Part of living in Fairfield County is learning how to deal with I-95 — and everyone who drives anywhere in this area has a horror story to tell about getting caught in nightmare traffic. When I first moved here in the 1980s, the real problems were pretty much limited to prime commuting times in the morning and evening. But over the years, the so-called rush hour has expanded. Just try getting out of town early on a Friday afternoon — if you’re on the highway after 2 p.m., plan to sit for a while.
Although problems on I-95 affect much of the state, Darien is one town where they are felt most acutely. This hit me a few years ago when a truck driver pointed out that the road actually narrows near Exit 10, a factor that causes that section to experience more than its share of accidents. And as all Darien residents know only too well, an accident on the highway leads to massive local tie-ups, especially downtown, as drivers try to escape the resulting gridlock.
Can anything be done to improve the situation? Or is this one of those intractable problems about which people complain and complain while nothing ever happens to make things better? We asked writer Bill Slocum to give us an overview — looking at the past and the present and updating us on the actual projects that may make traveling in our area if not easier, then at least more tolerable. You can read what he found in “Darien vs. I-95.”
On the lighter side, to keep with this month’s theme of entertaining, we decided to focus on the upsurge of dinner parties that occurs as we move inside after a summer of casual outdoor dining. Even the most experienced hosts should appreciate a few new tips as they start taking out the good china again. In “You’re Invited,” by Leslie Chess Feller, five active party-givers share their ideas for setting great tables, a central part of any festive meal.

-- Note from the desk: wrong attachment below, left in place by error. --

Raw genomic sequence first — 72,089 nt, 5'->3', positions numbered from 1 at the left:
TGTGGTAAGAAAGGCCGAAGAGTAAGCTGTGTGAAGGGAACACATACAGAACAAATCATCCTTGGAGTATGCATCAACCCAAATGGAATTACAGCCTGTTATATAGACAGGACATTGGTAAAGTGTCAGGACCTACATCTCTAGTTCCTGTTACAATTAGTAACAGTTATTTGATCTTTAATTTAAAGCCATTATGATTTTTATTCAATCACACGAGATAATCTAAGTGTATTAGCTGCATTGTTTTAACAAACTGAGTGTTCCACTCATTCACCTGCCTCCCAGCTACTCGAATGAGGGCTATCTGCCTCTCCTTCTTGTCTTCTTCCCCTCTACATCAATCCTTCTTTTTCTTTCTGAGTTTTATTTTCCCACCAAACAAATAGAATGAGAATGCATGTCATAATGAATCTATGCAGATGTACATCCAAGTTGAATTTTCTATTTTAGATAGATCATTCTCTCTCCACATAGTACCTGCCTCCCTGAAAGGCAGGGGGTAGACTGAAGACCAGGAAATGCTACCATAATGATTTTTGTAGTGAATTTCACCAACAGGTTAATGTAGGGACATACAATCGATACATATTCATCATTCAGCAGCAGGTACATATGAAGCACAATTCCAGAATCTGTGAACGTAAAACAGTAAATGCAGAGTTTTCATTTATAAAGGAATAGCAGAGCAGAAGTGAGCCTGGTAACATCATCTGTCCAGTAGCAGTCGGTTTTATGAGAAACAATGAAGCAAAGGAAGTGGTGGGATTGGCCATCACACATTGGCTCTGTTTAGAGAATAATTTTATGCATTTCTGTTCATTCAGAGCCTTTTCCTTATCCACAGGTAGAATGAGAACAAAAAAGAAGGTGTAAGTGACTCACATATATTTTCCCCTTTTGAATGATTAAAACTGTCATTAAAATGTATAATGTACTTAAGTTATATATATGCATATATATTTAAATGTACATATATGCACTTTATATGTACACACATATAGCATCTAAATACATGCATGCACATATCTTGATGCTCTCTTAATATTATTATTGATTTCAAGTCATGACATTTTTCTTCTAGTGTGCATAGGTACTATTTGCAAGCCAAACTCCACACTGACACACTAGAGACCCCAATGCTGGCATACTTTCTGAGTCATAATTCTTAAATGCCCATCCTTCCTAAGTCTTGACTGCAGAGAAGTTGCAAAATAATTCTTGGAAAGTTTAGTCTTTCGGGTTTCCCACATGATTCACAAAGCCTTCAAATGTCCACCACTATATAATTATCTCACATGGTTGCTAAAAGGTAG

Remember the tempest in New Canaan caused by the publication in 1994 of author Rick Moody’s The Ice Storm and the movie that followed? Last year Moody came out with a new, long-awaited novel, The Diviners, and was fˆeted in, of all places, New Canaan. After attending his talk at the library, Timothy Dumas visited with the writer, recognized as one of the leading lights among today’s literary talents. Has Moody, who now lives in Park Slope, Brooklyn, made peace with his Fairfield County background? And what’s next in his controversial career? Dumas found answers to these questions and more in this revealing New Yorker–style interview.
It’s a busy time of year. Enjoy!